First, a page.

In the first of a two part series Brett Minchington explains the importance of a well planned Employer Brand Communications Strategy.
Building employer brand equity that creates competitive advantage in attracting and retaining talent takes time. The smart companies transition through an initial research and concept phase (usually takes between 3-12 months depending on company size, geographic spread, etc) to develop their employer brand strategy. It should also involve an analysis of the effectiveness of current communication strategies to promote the company’s employer brand and employer value propositions (EVP’s).
Whilst an increasing amount of companies such as Google, Starbucks, UnitedHealth Group, IBM, Sodexo, Deloitte and Deutsche Bank are deploying a coordinated approach to their employer brand communications, there are still many who lack the strategic foresight required to build employer brand strength and a clear understanding amongst the target audience of the benefits of the employment experience offered by the company. Google have been effective over a long period in ‘telling their employment story’ through engaging imagery (e.g. the physical working environment inside the Google offices), video and articles published around the world. On most occasions it is someone else telling the story. There is nothing more powerful than a third party endorsement! I have been fortunate to be a guest at the Switzerland offices on two occasions and it’s easy to see how a working environment can have a positive impact on productivity. But it doesn’t happen by chance, there’s a well thought out strategy that supports Google’s employer brand communication efforts which has seen it consistently ranked as a ‘great places to work,’ and admired by its peers.
Decades of marketing research provides insights into why companies, in an attempt to build employer brand strength, are literally wasting millions of dollars in communication expenditure by swimming against the tide. Companies are rushing to transfer communication budgets from online job boards, recruitment firms, etc into social media with little thought on their objectives or metrics to track success. Only 4% of companies have more than 10,000 fans on Facebook, yet companies spend thousands of dollars (and sometimes millions) trying to build a follower base when the budget could be better spent on achieving greater reach through alternative communications such as television advertising, SEO advertising or employee referral schemes.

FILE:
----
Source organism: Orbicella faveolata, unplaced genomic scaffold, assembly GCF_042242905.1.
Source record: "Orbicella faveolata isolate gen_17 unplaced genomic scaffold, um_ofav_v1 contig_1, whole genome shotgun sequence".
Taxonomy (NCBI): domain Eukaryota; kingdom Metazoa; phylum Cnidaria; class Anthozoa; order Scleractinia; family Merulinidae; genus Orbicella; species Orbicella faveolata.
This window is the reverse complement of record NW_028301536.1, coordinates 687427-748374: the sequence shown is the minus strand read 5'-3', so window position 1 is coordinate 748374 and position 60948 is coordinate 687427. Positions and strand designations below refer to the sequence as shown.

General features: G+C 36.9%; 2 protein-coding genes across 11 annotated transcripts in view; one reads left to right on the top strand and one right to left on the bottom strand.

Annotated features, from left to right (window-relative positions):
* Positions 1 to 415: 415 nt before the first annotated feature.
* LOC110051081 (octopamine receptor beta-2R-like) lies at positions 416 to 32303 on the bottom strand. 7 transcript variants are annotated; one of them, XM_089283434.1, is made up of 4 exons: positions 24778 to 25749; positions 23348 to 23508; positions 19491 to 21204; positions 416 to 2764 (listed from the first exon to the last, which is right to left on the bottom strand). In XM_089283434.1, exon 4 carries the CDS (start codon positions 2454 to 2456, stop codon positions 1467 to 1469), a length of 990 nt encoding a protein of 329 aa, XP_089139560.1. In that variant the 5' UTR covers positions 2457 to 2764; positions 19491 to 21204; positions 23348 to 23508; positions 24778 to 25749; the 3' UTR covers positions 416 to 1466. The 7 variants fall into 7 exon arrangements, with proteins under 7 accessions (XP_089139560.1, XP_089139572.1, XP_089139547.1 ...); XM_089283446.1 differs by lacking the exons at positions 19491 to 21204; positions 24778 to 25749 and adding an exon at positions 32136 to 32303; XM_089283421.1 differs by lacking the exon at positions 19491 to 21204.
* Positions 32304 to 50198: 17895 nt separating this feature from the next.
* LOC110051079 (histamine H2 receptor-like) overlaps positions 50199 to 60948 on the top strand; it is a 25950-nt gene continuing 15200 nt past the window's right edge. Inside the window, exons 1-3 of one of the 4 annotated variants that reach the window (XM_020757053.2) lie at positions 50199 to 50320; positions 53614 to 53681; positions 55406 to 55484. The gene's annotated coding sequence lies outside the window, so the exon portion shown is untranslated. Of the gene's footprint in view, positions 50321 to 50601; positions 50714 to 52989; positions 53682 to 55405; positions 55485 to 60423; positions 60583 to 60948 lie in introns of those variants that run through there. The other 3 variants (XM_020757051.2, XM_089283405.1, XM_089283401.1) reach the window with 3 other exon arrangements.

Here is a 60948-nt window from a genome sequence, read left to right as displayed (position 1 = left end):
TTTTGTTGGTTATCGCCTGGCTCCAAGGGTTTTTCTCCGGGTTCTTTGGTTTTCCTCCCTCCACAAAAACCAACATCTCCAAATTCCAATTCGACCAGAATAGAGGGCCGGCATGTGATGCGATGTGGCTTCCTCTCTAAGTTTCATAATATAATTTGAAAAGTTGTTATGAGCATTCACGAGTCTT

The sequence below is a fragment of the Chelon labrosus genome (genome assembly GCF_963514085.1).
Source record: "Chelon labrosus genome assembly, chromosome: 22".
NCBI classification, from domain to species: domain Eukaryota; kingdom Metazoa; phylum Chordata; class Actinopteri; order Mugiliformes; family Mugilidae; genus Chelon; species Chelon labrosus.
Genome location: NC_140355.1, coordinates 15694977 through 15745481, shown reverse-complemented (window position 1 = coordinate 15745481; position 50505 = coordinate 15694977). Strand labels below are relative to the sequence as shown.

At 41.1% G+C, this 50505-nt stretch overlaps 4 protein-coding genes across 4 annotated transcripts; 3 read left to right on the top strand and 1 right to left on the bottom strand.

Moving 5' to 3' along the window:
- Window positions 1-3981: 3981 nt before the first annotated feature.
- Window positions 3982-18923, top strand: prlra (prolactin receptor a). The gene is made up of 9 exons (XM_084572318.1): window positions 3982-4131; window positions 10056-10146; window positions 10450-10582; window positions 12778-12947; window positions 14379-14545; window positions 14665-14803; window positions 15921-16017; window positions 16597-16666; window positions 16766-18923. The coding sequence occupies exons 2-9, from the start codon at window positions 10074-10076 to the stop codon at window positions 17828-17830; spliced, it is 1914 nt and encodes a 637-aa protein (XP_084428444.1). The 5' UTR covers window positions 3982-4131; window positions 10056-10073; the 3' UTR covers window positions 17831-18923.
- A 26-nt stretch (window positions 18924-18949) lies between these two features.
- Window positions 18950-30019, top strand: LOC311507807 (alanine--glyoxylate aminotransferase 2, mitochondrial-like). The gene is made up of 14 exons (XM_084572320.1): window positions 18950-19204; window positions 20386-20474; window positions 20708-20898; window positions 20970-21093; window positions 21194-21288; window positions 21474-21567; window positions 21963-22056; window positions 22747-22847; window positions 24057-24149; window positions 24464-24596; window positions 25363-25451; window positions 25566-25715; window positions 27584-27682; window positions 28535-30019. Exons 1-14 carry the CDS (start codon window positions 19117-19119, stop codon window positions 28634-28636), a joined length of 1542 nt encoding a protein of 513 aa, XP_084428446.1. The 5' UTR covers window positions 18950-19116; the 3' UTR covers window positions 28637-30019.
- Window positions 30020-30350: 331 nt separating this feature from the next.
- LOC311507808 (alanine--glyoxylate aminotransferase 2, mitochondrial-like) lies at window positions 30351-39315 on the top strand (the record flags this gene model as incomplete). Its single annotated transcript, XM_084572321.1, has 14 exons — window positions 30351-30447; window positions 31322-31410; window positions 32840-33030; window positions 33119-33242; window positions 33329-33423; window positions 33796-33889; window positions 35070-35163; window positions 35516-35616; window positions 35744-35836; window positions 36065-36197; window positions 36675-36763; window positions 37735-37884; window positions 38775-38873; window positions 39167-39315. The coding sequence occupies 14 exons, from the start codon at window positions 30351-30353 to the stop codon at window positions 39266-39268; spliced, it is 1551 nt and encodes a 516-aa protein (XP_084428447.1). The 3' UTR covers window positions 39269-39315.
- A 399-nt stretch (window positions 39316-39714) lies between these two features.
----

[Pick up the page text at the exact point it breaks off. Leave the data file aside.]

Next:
Some of the challenges facing employer brand managers in developing effective employer brand communication strategies include:
- Poor advice from agencies who are motivated by media commissions moreso than helping companies to achieve their employer brand objectives;
- Lack of integration or consistency across multiple online and offline communication touchpoints – e.g. a recruitment ad that directs candidates to a career website that contains out of date information and does very little to communicate ‘what it is like to work’ at the company’;
- Inconsistent messaging about the employment experience due to global headquarter leaders failure to engage and empower regional leaders to support the strategy and branding guidelines;
- A lack of performance metrics to track what’s working and what’s not!